Armed with a legal opinion and the recent decision to restrict summer jobs to students whose parents live in the city or pay property taxes to the city, council is ready to take on the contentious issue of full-time hires.
The summer job hiring policy isn't radical. It makes good sense. It is common practice in the private sector to give employees' children first shot at summer jobs. City council is just putting a different twist on it.
Andre Rivette, the driving force behind the re-affirmed student hiring policy and a strong "Cornwall first" advocate, told his colleagues that "If they (parents) pay taxes in the community, their children should be having chances (to work for the city)."
Moving local students to the front of the line is common practice in neighbouring municipalities.
Extending the policy to full-time and/or part-time city employment is, as they say, a different kettle of fish.
While the law might allow the city to give preference to hiring folks who live in the city or pay taxes to the city, it is doubtful if the employer (city) could stop them from moving outside the city once hired.
"That's the part that will need more clarity from our legal people to see if there is a way to make sure that doesn't happen," said Rivette.
For Rivette, it makes sense to have the people who are being paid by city taxpayers paying city property taxes, or at least with a city address.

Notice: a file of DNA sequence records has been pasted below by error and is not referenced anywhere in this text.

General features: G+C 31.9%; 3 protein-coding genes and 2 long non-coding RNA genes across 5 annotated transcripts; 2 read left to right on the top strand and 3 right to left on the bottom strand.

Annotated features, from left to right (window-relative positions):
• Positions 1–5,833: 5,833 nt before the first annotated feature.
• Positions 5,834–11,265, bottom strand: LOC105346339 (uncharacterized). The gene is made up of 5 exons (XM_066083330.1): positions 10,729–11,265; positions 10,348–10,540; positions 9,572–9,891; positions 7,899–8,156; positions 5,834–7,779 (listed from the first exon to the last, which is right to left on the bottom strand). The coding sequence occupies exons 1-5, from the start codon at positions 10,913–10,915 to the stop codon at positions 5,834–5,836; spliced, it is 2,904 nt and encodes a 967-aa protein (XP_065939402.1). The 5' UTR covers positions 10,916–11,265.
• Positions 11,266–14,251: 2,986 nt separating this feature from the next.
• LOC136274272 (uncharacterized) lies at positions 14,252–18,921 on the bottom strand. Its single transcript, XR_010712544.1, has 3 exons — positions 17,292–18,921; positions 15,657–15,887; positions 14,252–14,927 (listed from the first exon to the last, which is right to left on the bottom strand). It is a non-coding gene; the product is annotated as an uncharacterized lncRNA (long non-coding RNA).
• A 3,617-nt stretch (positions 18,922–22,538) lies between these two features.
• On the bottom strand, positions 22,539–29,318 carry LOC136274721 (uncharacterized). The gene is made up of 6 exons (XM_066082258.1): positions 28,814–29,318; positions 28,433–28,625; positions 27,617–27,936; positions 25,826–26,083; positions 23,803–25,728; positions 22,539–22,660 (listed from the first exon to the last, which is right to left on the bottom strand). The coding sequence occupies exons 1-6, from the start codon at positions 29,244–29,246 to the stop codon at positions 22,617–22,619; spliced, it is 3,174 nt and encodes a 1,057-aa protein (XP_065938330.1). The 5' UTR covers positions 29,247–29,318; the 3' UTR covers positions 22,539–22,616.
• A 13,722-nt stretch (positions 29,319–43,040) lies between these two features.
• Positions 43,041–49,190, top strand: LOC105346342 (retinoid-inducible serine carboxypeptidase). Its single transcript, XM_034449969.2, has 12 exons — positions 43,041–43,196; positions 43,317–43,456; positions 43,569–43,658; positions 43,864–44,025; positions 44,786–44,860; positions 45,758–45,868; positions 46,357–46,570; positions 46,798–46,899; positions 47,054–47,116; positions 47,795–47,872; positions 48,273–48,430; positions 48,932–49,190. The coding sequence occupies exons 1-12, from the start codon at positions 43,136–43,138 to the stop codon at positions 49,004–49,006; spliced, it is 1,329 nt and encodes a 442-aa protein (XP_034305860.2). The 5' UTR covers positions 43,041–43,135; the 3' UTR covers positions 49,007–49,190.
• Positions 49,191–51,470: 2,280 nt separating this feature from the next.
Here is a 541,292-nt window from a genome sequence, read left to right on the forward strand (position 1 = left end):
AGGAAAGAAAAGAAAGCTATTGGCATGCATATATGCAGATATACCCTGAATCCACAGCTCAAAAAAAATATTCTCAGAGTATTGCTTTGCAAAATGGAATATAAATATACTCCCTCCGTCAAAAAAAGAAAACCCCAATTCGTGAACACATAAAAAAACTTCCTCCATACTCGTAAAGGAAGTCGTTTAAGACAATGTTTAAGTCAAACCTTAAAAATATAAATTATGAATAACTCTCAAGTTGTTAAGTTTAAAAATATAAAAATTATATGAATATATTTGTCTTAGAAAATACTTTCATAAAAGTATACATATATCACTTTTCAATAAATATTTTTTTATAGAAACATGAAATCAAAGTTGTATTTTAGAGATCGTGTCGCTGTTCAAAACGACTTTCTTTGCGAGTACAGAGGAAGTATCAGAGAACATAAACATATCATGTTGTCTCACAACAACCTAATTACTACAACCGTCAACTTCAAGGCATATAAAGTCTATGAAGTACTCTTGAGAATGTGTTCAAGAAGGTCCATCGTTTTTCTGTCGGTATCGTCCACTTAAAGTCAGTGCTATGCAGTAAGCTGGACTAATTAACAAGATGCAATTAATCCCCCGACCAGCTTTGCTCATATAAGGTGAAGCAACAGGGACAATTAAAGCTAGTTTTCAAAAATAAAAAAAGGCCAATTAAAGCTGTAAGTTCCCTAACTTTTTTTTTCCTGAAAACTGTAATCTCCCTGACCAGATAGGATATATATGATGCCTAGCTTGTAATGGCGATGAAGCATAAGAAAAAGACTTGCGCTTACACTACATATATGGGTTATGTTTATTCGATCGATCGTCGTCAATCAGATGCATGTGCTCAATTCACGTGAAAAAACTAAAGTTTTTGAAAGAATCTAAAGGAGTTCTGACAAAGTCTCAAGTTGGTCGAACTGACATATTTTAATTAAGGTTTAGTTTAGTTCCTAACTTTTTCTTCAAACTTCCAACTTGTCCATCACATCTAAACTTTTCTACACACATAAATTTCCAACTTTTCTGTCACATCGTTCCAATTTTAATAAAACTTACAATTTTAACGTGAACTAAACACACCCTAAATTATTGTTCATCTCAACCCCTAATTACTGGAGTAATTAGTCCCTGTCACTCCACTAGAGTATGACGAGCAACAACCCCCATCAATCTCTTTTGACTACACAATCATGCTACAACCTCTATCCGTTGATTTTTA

"More (property) tax dollars we receive will help in lowering (property) taxes in Cornwall," he said.
If by chance the city did have the right to force employees to live in the city, the problem would be what to do about all the current employees, including numerous managers, who live outside the city.
Rivette acknowledged that there is no way the city could ever force current employees to move to the city. The best he can hope for is a legal opinion that the city could prevent an exodus to neighbouring munciipalities. The chance of this happening is somewhere between none and not-at-all.
At least six top members of administration, including the CAO, do not live in the city. And over at Cornwall Police Services Board, Chief Dan Parkinson moved out of the city several years ago, a move which saw the board remove a clause that required him to live in the city. Rivette was part of the board which put the residency clause in the contract. He was not part of the board that removed the clause.
There is always a slippery side to such policies. Most of the city employees living outside the city contribute greatly to the local economy. And, like the police chief, they help improve the quality of life in the city by serving on boards and giving freely of their time.
A residency rule, as they say, is a double-edged sword.
SEEN & HEARD Disagree with Mayor Bob when he said the big pay hike his tie-breaking vote gave to city concillors (beginning in five months) was for the "next council." Well, sort of. But all those who voted for the raise want to be part of the next council, so they were voting to give themselves a raise. ... Someone pointed out that councillors spent more time debating the pay raise than they did on finalizing the 2014 budget. Hey, it's a matter of priorities ... Belleville (Quinte West) and its firefighters have settled on a three-year contract that gives the union members an annual wage increase of 3.48% (well above inflation). Actually, it wasn't the municipality that agreed to the increase, it was, who else, but a provincially-appointed arbitrator. Gotta love those arbitrators.